The catalyst treatment zone may be operated as a fluidized bed reactor, ebulating bed reactor, settling bed reactor, riser reactor or circulating riser reactor. In one embodiment, the catalyst treatment zone comprises a settling bed reactor. Alternatively, the catalyst treatment zone comprises a single fluidized bed reactor with internal baffles to prevent back-mixing or a plurality of fluidized bed reactors in series with the regenerated catalyst being cascaded between adjacent reactors. In any event, contact in the catalyst treatment zone is facilitated by arranging that the regenerated catalyst and the carburizing gas flow in opposite directions in said catalyst treatment zone. Employing such a countercurrent flow, a temperature profile may be developed in the catalyst treatment zone such that carburization of the regenerated catalyst initially occurs at a low temperature but the carburization temperature increases as the catalyst flows through the bed.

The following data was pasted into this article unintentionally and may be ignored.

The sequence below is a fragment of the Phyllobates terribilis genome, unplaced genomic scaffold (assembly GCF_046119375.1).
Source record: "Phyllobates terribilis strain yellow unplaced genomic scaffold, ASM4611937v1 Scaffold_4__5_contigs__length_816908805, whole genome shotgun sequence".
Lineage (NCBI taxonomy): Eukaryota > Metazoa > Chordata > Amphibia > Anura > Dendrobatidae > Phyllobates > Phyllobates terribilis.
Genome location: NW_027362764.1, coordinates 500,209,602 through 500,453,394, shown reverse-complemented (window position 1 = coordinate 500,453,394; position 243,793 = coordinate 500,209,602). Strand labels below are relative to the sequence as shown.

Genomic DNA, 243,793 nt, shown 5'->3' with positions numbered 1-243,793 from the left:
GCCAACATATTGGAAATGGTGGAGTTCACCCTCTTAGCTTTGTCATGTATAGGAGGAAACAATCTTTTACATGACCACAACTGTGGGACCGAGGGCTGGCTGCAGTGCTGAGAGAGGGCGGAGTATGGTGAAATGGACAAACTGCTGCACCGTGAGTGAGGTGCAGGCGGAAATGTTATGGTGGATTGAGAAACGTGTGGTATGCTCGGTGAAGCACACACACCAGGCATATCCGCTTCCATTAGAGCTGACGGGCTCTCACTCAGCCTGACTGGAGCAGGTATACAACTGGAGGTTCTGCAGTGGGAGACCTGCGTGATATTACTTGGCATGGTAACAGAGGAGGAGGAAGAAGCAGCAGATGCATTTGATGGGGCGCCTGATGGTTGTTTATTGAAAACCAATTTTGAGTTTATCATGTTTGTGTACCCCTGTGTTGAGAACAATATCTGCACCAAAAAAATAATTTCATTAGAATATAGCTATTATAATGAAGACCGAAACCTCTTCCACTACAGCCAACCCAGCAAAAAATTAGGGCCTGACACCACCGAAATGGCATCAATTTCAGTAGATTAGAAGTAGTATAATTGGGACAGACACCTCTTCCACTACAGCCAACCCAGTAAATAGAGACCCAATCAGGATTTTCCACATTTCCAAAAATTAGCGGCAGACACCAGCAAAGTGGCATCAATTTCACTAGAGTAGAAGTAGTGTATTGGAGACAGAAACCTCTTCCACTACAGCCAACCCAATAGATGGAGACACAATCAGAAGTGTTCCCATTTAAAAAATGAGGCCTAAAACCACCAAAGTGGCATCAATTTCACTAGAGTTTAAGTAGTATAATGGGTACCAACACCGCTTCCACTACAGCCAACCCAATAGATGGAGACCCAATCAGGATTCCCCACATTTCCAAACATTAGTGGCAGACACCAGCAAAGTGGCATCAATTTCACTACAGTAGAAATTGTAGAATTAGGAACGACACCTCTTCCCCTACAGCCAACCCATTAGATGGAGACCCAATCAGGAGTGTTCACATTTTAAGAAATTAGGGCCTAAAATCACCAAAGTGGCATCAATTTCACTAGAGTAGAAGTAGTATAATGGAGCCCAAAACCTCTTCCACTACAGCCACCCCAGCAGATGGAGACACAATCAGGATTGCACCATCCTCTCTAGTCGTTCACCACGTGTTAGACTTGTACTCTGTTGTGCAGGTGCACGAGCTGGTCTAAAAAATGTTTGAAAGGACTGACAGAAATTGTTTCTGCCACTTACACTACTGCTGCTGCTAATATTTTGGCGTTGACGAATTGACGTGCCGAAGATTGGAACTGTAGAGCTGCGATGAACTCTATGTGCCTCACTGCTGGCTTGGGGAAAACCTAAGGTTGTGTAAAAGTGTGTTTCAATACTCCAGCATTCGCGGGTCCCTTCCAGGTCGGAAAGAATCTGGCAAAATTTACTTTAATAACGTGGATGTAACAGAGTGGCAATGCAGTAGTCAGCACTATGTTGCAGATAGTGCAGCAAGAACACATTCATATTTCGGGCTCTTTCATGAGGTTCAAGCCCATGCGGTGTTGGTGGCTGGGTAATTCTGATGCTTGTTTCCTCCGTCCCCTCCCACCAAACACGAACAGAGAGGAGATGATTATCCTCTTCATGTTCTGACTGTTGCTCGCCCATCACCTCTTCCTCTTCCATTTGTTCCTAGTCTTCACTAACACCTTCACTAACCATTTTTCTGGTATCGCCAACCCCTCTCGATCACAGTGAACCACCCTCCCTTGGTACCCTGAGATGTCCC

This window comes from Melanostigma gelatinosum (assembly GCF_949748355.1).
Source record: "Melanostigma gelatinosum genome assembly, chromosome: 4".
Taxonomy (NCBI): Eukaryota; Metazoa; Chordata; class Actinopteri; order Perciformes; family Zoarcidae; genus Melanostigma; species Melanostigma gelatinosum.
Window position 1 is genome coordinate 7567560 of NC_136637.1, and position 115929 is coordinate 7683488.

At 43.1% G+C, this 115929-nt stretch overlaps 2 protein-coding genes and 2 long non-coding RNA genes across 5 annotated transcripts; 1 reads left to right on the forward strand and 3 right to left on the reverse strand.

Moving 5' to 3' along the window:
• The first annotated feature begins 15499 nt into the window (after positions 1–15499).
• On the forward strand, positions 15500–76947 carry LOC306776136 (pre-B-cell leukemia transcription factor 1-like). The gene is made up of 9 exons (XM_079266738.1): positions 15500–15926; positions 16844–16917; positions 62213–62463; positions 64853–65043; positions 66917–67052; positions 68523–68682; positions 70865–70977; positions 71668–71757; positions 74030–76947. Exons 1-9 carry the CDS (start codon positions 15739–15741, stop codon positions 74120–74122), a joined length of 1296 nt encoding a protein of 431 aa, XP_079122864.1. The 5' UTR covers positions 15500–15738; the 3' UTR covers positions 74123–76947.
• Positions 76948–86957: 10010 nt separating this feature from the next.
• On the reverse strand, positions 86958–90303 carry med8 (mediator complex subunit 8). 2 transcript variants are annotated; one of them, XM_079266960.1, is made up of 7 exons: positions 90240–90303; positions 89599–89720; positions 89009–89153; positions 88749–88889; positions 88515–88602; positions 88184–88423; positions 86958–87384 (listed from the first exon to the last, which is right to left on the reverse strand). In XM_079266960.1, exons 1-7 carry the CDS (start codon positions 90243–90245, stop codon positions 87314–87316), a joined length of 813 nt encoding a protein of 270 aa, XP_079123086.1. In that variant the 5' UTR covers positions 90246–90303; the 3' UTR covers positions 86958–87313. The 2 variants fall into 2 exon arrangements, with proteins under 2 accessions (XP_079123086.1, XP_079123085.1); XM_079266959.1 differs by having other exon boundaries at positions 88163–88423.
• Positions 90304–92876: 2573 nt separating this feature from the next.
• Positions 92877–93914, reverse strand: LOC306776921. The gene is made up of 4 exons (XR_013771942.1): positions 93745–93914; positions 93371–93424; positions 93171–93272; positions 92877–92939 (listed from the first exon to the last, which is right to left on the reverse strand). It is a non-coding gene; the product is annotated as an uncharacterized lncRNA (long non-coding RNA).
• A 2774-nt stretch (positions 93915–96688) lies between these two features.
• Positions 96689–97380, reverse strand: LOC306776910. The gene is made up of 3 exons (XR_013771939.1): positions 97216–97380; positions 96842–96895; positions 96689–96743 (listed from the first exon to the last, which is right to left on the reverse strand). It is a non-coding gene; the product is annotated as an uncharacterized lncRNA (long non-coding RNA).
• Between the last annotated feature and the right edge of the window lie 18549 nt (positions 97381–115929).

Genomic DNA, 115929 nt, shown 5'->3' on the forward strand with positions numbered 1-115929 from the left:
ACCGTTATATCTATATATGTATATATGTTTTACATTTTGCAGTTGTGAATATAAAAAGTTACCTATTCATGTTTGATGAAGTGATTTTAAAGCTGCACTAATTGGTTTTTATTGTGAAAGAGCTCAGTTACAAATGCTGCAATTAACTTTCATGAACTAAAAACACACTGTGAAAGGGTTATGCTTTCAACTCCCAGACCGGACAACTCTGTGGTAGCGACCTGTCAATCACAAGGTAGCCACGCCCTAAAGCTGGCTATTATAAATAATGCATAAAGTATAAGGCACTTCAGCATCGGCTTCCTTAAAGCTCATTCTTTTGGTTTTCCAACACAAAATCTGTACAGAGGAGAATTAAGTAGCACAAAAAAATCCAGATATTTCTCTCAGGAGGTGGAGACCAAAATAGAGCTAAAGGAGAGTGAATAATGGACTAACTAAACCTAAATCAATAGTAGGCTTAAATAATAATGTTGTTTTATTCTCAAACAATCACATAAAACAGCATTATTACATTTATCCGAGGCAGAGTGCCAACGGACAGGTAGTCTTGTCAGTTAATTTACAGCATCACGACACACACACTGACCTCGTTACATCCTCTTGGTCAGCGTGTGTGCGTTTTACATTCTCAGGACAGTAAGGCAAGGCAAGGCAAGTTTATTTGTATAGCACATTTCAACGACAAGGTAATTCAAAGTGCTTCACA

In some cases, it may be desirable that the heated unregenerated catalyst is initially contacted with a H2-rich stream to partially or fully reduce the metal component of the catalyst prior to the carburization step. It may also be desirable to subject the carburized catalyst to post treatment with H2 and/or CO2 to strip off any excess carbon that may have been deposited on the catalyst by the carburization step.